Finding & Rejuvenating Rusty Iron

Old Iron Collection

Content Tools

11215 Oakland Drive, Kalamazoo, Michigan

It was Spring of 1978. Our brother-in-law from Asher, Oklahoma had been to visit us the previous summer. He learned of my new hobby 'Old Iron Collecting'. He said to me, 'Web, I've got an old International hay press out in our back yard that you can have if you would want to come out and get it.' Well, that is something like offering candy to a kid; I had to have it!

Well, my wife and I got to talking to some very good friends of ours-Al and Ginny Bronson from Otsego, Michigan. How about the four of us taking a week's vacation, going to Oklahoma and bringing back a hay press? A date was set and they said they would drive their '72 Pontiac with a tandem trailer behind.

The four of us drove out and did a lot of visiting. We partially disassembled the hay press and loaded it, along with a buzz saw and some other iron that was looking for a home.

One evening while there, we needed some groceries, so we took a jaunt out through those back country roads to a small grocery in the middle of nowhere. That section of the country is so sparsely populated there aren't over two or three houses to a section of land. Talk about God's country-it's so quiet and peaceful you could hear falling leaves hit the ground!

Now Al, this friend of mine, can smell rusty iron. As we were passing a house, he said, 'Web, did you see that?' There was an old one lunger sitting on a wagon in back of that house. Broke my neck, but I didn't see it. On our way back, Harold the brother-in-law said, 'I'll slow down so you can get a better look.' But he said there would be no need to stop as he knew the people and was sure they would not be interested in selling it.

Well, we got a better look on the way home, just enough to whet our appetite some more. We drove another three or four miles back to the house where our ladies were getting supper. Al and I stayed out in the yard doing a lot of thinking and chomping at the bit. But we did not want to offend our host by pressing the issue.

Soon, there was a call for supper and as we entered the house we again mentioned something about the engine and Harold's wife Ione said, 'What's this engine bit?' Harold told her we spotted an engine over at their neighbor's place and called them by name. But he said he told us there would be no need stopping as those people wouldn't be interested in selling.

Ione said there certainly would be no harm in giving them a phone call. Needless to say Al and I could hardly contain ourselves.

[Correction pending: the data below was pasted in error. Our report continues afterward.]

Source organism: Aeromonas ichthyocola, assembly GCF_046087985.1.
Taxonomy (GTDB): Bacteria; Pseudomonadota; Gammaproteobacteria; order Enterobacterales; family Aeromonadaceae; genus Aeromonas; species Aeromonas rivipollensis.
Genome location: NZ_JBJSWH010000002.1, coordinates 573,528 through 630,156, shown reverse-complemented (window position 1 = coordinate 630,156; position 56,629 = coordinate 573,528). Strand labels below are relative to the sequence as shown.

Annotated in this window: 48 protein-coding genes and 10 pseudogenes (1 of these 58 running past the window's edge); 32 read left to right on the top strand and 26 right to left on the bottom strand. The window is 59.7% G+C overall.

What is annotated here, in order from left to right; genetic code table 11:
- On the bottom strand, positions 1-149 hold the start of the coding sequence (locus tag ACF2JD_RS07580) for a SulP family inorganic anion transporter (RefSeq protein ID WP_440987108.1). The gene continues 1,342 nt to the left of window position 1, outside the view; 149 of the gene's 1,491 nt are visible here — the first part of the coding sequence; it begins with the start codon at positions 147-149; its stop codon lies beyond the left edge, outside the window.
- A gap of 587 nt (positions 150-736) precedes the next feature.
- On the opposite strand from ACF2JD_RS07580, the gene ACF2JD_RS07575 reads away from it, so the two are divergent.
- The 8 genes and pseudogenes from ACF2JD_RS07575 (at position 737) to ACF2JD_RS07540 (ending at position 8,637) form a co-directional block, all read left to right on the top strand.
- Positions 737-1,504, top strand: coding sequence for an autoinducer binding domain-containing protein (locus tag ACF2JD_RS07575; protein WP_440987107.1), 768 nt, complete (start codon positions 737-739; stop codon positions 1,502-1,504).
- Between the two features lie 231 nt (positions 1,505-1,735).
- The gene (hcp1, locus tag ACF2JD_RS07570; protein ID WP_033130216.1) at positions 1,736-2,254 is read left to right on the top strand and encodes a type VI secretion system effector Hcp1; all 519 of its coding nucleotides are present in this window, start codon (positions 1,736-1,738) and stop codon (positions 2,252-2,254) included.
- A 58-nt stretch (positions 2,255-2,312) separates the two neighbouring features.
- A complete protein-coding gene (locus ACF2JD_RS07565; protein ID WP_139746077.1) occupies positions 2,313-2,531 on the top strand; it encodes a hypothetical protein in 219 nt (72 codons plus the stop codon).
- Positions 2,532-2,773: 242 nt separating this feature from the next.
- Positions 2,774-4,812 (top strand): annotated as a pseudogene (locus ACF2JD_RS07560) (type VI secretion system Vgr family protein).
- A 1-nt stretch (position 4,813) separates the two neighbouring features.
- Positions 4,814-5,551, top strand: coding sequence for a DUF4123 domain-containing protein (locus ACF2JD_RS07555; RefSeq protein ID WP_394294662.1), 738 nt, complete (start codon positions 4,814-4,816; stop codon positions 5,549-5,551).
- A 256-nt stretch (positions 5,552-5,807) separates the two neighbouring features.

The phone call was made before supper. They asked him if he would be interested in selling that old engine behind the house. He said he guessed that he would. What would it be worth?

After a quick supper we went over and I was soon the owner of a 1929 6 HP Economy engine, and the steel-wheeled wagon that it sat crosswise on. This is all well rusted and set up; the model T Ford carb on it has the bowl completely rusted away. This is just like the engine pictured on the Sept-Oct 1976 issue ofGEM.

We removed it from the wagon as it was not mounted, loaded it onto the tandem and took it and the wagon back to Harold's.

We loaded the rest of the iron on the tandem the following day and left for home the next morning. Four people in a car and a load of iron behind!

Al had topped off his transmission oil before leaving from home and on long grades it would overflow just a bit onto the exhaust pipe and smoke. Cars passing by would let us know about it. But Al, being a factory-trained transmission man, wasn't bothered a bit. We sure did get some strange looks as we would pull into rest areas and people would look at the load of iron in wonderment.

That evening we stopped at a motel in Momence, Illinois. The motel owners looked at our load and told us of a nice collection of antique tractors owned by a businessman there in Momence. So we were invited to look it over the following morning. Very nice indeed!

We arrived home the evening of that day, unloaded a day later, and I guess that engine sat in my garage a year before I got around to dismantling it.

After unhooking the connecting rod I took off water hopper, then removed cylinder from base. Took it to the shop where I'm employed, stood it on end, put in penetrating oil and let it sit for some weeks.

Then putting the torch to it, four-pound hammer and hard wood blocks-nothing happened. Next thought was put chain around cylinder, another chain from connecting rod to a 55-gallon barrel of oil. Let this rig hang with barrel of oil about three inches off the floor. After about six weeks like this I applied more heat and still no movement of piston.

About now patience started to wear thin! One noon I took down jerry rig, loaded iron on to hand truck, went down to machine shop and into hydraulic press. Found a piece of 1-inch thick hollow tubing, about the diameter of piston and said now or never. Started building up pressure and glory be-problem solved!

Now had new valves made with oversize stems and finally located the proper carb with fuel pump.

And now I have, thanks to my friends, a beautiful-looking and running 1929 6 HP Economy to add to my collection of engines, tractors, etc.